Since the financial crisis, the Frankfurt DAX has more than doubled. The Germans did not participate. How irrational are they? Christian Siedenbiedel reports for the Frankfurter Allgemeine.
A German investor is disciplined like an old Prussian, stingy like a Swabian housewife – and still viscerally remembers the inflation 91 years ago in an almost mystical way. Why in the world does he then lose faith in the stock market, in an era of historically low-interest rates, when it may be only financial instrument that could still secure adequate income for them?
An American financial firm is puzzled by this strange investor species – and therefore decided to explore the situation in more detail. BlackRock, the world’s largest asset manager, wants to win the German saver as a customer. In an elaborate study of the question of what is going on with the “stupid German money,” the company is looking for answers. BlackRock surveyed a representative sample of 2,000 investors in Germany, ages 25 to 74 years. A type of “psychological profile of the German saver” was created, and was presented to the Frankfurter Allgemeine Zeitung.
Suspicious and scared
The results sound just as trivial as they are frightening. What seems most striking is the fact that the interest in shares of stock in publicly traded companies is apparently still continuing to decline. It is true that the enthusiasm for stocks was never particularly great in Germany when compared to other countries. The fact that, unlike in the United States of America, retirement portfolios are not built on equities could be one of the major reasons. The collective mentality may actually be stacked against the risk-taking, entrepreneurial thinking. Additional setbacks may have played a role as well, especially the Internet hype of 2000 and the financial crisis following the Lehman collapse in 2008.
But if the surveys by BlackRock are accurate, the enthusiasm of the Germans for equities has continually decreased over the last five years, after the financial crisis and in a phase of successively lower interest rates. “And that is true, despite the fact that the Dax has roughly doubled in the same period of time,” says Christian Staub, the head of BlackRock Germany.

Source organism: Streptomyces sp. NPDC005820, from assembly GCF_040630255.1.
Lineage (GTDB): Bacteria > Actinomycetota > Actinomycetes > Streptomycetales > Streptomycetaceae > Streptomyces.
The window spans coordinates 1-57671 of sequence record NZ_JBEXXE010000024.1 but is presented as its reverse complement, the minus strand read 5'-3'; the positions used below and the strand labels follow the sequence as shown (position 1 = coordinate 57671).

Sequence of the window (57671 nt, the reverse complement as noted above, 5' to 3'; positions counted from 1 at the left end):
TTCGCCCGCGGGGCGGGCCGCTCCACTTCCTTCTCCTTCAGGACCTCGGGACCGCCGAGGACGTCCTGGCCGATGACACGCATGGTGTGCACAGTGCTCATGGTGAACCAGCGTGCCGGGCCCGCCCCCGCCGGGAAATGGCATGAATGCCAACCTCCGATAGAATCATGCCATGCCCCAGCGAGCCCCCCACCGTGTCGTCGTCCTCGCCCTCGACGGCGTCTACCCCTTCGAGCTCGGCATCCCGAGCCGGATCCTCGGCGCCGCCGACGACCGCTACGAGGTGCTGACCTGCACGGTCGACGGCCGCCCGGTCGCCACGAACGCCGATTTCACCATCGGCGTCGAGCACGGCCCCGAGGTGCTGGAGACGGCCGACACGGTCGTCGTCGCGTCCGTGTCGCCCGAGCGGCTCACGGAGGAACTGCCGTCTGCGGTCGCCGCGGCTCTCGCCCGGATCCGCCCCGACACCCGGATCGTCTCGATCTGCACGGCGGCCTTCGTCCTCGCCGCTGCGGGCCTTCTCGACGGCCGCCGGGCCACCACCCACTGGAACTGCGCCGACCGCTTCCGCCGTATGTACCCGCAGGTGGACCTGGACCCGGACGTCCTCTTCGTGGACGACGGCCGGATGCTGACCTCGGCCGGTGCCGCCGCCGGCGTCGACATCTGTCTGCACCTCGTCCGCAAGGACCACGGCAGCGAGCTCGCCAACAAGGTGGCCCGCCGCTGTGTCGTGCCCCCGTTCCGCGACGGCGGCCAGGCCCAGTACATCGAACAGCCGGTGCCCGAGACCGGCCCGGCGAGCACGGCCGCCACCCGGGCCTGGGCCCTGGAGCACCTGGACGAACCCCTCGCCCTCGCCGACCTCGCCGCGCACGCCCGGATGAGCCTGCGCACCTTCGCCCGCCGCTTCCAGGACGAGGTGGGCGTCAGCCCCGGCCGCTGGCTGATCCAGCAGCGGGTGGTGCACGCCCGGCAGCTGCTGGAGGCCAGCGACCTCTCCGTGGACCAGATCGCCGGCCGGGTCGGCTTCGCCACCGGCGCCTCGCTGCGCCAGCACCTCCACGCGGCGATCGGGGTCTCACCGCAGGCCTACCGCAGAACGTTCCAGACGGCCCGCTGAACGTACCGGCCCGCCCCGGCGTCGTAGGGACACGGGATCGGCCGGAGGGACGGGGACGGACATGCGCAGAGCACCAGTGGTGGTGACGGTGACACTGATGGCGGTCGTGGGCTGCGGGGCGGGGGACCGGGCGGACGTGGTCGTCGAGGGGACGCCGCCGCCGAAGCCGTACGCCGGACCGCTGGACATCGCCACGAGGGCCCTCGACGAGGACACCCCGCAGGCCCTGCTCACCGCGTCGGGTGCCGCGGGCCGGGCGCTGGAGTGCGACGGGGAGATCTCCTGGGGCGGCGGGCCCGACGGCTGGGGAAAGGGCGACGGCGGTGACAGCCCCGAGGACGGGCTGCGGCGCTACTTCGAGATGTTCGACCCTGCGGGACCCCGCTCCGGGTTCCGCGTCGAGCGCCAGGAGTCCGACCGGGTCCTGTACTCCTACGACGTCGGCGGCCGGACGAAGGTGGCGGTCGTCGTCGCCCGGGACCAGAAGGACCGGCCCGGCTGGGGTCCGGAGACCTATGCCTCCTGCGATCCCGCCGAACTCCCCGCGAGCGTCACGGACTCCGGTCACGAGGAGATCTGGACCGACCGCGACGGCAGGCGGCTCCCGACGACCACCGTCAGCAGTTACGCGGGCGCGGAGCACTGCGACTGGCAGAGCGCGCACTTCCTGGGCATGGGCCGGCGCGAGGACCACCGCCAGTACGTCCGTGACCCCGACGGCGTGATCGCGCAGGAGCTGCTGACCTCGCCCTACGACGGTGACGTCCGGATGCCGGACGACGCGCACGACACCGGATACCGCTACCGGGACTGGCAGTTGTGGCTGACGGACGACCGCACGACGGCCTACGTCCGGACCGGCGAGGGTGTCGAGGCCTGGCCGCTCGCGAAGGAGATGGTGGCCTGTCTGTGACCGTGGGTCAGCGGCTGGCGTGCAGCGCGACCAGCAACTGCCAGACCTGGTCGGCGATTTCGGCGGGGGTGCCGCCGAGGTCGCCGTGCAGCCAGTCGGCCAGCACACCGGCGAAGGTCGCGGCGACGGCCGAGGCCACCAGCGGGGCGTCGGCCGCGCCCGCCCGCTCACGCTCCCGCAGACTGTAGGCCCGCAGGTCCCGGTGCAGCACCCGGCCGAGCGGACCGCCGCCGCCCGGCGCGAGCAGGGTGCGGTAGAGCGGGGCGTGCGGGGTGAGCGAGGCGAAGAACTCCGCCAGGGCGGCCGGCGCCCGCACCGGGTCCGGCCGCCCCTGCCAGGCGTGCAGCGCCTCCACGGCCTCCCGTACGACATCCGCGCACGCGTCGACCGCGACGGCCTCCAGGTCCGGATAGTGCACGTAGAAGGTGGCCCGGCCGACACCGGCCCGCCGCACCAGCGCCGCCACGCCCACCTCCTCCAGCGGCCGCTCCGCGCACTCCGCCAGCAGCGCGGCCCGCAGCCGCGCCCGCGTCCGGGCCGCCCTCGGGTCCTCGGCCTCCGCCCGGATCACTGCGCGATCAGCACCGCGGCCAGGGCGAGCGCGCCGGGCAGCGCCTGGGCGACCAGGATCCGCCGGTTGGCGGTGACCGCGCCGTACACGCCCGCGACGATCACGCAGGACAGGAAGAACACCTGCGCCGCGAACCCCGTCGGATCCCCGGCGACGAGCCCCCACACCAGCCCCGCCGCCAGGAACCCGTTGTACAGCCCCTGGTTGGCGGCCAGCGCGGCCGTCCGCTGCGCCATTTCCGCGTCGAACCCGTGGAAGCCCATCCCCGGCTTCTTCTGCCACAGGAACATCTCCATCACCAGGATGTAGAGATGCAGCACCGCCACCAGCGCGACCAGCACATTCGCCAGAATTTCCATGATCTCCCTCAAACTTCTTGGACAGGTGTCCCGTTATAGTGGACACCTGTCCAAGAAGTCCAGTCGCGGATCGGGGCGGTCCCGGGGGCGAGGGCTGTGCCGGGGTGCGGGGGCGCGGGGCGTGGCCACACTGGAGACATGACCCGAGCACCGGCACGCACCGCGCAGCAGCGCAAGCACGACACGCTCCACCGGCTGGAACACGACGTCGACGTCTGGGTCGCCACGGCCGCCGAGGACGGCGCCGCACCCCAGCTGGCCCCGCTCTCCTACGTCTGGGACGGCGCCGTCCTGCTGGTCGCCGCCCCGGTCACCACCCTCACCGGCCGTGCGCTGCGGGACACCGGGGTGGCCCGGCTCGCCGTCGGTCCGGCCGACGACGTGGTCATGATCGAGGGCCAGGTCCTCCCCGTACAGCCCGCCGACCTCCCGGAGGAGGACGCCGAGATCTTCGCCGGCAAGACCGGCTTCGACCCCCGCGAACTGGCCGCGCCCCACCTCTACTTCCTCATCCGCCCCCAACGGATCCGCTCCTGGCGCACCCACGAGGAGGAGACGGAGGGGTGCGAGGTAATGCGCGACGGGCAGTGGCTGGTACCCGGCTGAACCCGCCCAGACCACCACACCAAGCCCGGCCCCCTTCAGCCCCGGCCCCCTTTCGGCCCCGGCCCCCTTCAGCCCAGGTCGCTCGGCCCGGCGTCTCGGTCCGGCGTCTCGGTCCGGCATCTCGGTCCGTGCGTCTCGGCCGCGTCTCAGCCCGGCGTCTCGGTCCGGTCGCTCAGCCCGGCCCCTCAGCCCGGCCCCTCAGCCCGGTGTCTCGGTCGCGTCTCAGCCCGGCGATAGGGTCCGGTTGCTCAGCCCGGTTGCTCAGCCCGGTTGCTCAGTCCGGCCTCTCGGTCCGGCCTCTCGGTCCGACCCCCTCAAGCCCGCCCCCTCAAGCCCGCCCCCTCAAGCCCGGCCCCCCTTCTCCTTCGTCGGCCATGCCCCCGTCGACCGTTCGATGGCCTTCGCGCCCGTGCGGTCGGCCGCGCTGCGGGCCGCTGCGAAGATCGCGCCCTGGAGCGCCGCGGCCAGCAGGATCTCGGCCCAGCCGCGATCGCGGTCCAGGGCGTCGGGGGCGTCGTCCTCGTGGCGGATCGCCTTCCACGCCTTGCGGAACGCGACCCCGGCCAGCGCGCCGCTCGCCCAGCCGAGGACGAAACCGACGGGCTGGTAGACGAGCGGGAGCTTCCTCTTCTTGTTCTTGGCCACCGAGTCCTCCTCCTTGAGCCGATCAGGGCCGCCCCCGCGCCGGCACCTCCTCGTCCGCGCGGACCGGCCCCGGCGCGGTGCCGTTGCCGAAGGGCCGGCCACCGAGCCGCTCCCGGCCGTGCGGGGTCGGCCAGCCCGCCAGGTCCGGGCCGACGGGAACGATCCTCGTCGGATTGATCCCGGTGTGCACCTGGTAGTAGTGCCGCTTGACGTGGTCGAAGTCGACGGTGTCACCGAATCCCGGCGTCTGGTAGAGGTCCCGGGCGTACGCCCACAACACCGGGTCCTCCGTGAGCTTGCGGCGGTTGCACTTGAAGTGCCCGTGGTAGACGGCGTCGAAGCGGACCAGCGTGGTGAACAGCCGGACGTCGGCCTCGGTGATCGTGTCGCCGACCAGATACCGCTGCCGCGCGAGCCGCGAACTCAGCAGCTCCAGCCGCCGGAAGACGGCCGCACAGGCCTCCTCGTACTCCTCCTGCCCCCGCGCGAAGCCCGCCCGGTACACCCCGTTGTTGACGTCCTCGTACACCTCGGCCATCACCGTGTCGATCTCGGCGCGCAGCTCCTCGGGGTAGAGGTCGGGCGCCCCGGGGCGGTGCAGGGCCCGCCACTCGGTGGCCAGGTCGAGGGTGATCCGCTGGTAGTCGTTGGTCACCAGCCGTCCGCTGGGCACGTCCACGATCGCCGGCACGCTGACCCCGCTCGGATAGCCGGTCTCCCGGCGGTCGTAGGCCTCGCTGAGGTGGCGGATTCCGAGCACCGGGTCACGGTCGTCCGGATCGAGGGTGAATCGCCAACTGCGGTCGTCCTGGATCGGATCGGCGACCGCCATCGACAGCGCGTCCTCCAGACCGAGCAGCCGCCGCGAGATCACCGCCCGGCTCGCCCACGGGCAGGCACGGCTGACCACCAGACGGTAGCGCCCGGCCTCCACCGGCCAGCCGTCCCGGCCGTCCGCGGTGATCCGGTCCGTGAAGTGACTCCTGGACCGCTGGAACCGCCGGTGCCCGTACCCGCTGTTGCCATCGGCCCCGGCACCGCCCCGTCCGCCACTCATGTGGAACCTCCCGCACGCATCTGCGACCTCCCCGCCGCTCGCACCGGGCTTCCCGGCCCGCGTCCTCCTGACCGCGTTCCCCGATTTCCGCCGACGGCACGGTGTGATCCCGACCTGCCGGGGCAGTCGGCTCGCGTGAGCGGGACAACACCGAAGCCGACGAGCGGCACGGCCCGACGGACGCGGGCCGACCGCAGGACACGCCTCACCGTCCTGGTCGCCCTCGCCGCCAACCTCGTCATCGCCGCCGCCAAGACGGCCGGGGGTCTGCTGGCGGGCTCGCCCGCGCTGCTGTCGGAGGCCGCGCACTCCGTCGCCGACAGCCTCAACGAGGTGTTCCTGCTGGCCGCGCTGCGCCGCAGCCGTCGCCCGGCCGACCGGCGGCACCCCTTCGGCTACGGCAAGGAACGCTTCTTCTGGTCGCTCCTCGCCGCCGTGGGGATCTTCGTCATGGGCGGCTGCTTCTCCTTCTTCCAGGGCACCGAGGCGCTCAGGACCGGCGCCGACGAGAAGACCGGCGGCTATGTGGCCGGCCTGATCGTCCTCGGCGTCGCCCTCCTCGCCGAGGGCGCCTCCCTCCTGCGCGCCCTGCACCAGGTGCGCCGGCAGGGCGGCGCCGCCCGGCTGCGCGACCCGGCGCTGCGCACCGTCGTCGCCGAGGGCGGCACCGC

We are doing fine, and we are scared.
As a result, about two-thirds of German savings assets are now either in current or deposit accounts. “This is different than in other countries,” says BlackRock’s German boss. On one hand, the Germans are well aware that, when compared to many other countries, they are doing just fine. Fifty-four percent of Germans therefore see their financial situation in a positive light at the moment – compared with 47 percent in Europe as a whole.
At the same time, there is a lot of skepticism in Germany about the future. Less than half of the investors surveyed felt that they still have their financial future in relative control – according to the Black Rock the opposite was true a short year ago. “The general insecurity has become evident once more.”
BlackRock Manager Staub drew a hard conclusion. It is the “trust in institutions and in the political and economic structure of Europe itself,” that has declined. “The newspapers are full of bad news – and over time this shows in people’s minds.” Caution and distrust are the results.
But as crazy as it sounds, even the extreme low-interest rates are not holding the Germans back from saving at a rate way above average. The German savings rate may have decreased slightly due to the low-interest-rate environment. Nevertheless, the Germans still saved “like champions,” said BlackRock. “Obviously there are other motives for saving than the interest.”
The financial experts noticed all sorts of inconsistencies. For example, the inflation rate in Germany is currently extremely low. Nevertheless, rising living costs, health costs, or the loss of monetary stability are perceived as the greatest threat by many. In the polls, many people voice a fear of inflation – without being able to define exactly what inflation is. And only a comparatively small percentage of savers (34 percent) were aware of what the “Dax” (the German stock index) was.
But there is good news as well. Of the few Germans who actively manage their investment portfolios, many praise the benefits of ETFs (exchange traded funds), which allow investors to diversify their portfolio broadly (such as across all shares of the Dax) at comparatively low rates. BlackRock had a motivated interest in getting to the bottom of the attitude of the Germans and their investment preferences since the company offers such funds through its subsidiary, iShares. The result: total ETF contribution, in comparison to other forms of investment in the country, make up only “a single digit percentage” of an investor’s total portfolio, said BlackRock Germany boss Staub. But at least the survey showed that “in Germany, private investors tend to invest more in ETFs than in other European countries.”
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